As I’ve talked about in other blog posts, personalized
learning begins when a teacher creates a bond with her students. While the term
personalized learning may be somewhat
new, we know that the concept isn’t.
Good teachers have always sought to identify individual student needs,
tap into student interests and create personalized pathways for students that
engage them in their learning.
What is new, however, is how more and more teachers are
using technology to foster the teacher-student connection. Technology makes it easier to identify
students’ needs, strengths and interests. It makes it easier to customize
learning experiences. It makes it easier
to engage students and help them own their learning.
Technology makes personalized learning easier but it isn’t easy
just yet. We still have a lot to learn from research and from teachers who are
innovating and trying out different approaches in their classrooms. Their
work is a far, far cry from the notion that personalized learning simply means
a student in front of a computer.
I’ve shared a few stories about some of these teachers, such
Kaswell in Brooklyn, NY and Tanesha
Washington DC. And, I’m thrilled now to also
share examples of their personalized learning routines, rituals and strategies
that other teachers can explore and use for themselves.
Aaron and Tanesha, along with high school teacher Jessica
Anderson of Montana and eight other teachers, are part of BetterLesson’s
Blended Learning Master Teacher Project (BlendedMTP). The
project seeks to capture and disseminate effective personalized learning
practices through strategy videos and other classroom artifacts.
Their first 53 videos focus on building classroom culture
and routines that support personalized learning through both technological and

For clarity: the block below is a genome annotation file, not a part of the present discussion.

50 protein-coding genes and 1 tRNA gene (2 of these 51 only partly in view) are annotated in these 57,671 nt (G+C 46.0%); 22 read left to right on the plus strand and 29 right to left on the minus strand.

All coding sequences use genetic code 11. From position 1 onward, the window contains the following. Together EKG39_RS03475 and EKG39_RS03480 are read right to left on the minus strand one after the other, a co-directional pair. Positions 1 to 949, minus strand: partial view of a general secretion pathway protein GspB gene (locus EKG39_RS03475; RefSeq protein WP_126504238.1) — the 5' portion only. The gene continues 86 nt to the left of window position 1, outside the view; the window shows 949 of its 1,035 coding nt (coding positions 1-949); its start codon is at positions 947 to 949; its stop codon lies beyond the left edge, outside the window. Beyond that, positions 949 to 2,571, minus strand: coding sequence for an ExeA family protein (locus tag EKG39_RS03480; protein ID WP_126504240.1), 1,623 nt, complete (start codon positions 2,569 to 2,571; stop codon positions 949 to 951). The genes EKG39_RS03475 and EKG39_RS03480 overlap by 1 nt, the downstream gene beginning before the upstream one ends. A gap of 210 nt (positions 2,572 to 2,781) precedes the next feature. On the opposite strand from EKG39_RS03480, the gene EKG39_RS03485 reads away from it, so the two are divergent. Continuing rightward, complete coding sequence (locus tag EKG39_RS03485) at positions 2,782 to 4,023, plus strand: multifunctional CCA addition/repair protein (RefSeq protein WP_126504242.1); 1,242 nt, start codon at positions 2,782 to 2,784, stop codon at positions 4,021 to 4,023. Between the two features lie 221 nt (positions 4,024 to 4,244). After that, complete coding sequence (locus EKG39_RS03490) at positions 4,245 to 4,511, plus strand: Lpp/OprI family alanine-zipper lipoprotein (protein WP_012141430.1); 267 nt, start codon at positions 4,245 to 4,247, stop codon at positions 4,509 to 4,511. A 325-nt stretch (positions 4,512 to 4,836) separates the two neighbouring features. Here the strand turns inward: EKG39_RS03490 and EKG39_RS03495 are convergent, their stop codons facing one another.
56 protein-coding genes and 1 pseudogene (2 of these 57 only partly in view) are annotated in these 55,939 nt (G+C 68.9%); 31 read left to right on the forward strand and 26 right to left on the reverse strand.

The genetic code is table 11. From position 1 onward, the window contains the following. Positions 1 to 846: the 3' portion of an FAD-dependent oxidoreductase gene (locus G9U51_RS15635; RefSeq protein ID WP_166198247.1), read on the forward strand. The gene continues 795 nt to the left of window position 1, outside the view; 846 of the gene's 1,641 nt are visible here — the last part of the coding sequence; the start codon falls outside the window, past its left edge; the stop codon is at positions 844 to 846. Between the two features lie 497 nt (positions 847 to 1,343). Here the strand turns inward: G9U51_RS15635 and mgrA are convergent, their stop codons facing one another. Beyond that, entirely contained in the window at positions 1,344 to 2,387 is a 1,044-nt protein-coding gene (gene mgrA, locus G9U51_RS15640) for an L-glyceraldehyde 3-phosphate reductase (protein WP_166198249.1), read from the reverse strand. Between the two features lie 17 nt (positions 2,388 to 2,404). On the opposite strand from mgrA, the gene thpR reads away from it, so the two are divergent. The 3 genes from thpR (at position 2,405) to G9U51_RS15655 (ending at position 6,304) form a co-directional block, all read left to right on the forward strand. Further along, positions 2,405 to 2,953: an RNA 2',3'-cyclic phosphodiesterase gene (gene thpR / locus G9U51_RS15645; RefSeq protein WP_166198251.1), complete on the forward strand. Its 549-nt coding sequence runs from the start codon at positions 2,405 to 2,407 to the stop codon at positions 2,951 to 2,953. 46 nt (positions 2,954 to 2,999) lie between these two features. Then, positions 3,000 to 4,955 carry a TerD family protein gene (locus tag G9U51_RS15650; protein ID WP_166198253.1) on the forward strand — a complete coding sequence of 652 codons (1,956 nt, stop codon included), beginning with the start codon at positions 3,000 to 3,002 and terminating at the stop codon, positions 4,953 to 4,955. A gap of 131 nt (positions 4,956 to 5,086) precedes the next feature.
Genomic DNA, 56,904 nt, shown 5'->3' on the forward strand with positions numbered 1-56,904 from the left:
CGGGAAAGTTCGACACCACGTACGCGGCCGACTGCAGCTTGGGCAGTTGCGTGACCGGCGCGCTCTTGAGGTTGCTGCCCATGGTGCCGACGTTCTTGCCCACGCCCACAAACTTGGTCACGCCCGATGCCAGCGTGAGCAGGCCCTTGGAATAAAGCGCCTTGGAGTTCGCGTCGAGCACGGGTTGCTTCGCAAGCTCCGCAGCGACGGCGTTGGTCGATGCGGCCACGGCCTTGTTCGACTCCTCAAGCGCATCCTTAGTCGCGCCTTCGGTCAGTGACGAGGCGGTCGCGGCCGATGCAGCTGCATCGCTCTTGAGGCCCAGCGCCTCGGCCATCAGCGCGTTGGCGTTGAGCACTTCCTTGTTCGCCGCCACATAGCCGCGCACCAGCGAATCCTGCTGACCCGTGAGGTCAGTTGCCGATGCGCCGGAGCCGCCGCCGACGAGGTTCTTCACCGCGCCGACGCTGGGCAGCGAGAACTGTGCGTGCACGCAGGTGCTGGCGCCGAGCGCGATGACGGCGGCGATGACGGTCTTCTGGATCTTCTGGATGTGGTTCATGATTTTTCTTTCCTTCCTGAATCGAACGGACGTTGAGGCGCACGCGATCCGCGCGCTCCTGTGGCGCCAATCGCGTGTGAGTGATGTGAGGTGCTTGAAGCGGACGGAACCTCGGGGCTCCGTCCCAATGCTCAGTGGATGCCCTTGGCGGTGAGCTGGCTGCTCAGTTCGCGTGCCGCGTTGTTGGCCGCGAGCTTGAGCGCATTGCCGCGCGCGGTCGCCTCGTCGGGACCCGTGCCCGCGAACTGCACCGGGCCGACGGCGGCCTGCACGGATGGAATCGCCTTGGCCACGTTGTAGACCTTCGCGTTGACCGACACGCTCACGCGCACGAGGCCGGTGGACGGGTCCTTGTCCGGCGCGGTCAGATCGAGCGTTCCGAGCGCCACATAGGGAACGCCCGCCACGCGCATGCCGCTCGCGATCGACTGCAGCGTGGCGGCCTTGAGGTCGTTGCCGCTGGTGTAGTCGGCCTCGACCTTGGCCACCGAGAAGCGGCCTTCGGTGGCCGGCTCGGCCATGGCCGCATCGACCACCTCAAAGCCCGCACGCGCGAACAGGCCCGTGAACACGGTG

non-technological approaches. As Aaron
told our team, “Blended learning or not, there is still a culture, a
foundation, that needs to be built and, in some ways, it is more important than
By the end of the project, BetterLesson projects that there will
be another 200+ videos from the teacher team.
It promises to be a wonderful window into the work and thinking of a few
great teachers—and a valuable resource for all educators.
So, take a look:
Curious about how to individualize activities to build
specific skills for each student?
Review, a strategy developed by San Jose teacher Stephen Pham.
Struggling with how to smoothly facilitate student movement
on and off of technology stations? Watch elementary teacher Freddy Esparza
Or, perhaps you are wondering about ways to gamify your curriculum? Take a look at Jessica’s videos on Gamification
and Battling the Boss. Designed for her 9th
grade Earth Science classes, her curriculum centers on a story that includes
student quests, a quest contract (or grade contract), different levels of
activities, experience points (or points for mastery and completion of work)
and a leader board.
As Jessica explains, “The lower achieving students love it
because they can do something over and over until they’ve mastered it, and they
don’t feel like stragglers. The higher
achieving students love it because they don’t have to wait. And even students
who aren’t gamers love it because it changes the dynamics to be more
student-centered, not teacher-centered.”
What’s also interesting is that the BlendedMTP project has
evolved into a community of practice, with teachers dedicated to looking critically
at their own work. Both Aaron and Tanesha
emphasize the importance of the project to their own development as teachers.
“Even through we are called ‘blended master teachers,’ it is
almost a misnomer,” Tanesha explains. “We
are still hungry to learn and we are all about continuous improvement. I’m still on my journey in figuring this out.
It isn’t like riding a bike. I’m constantly learning about it, iterating on
what I’ve done in my classroom and learning more.”
Aaron adds, “I’ve done a lot of fine tuning of my own work. Documenting my work has helped me highlight
best practices and decide some other things have to go. It’s been a big reflection on my process. And, it’s a work in progress. We are putting
our work out there for people to take, use as a baseline and make it their
own. We hope they might become inclined
to try out blended learning themselves.”
I, for one, am excited to see what the next series of videos
from the BlendedMTP project brings!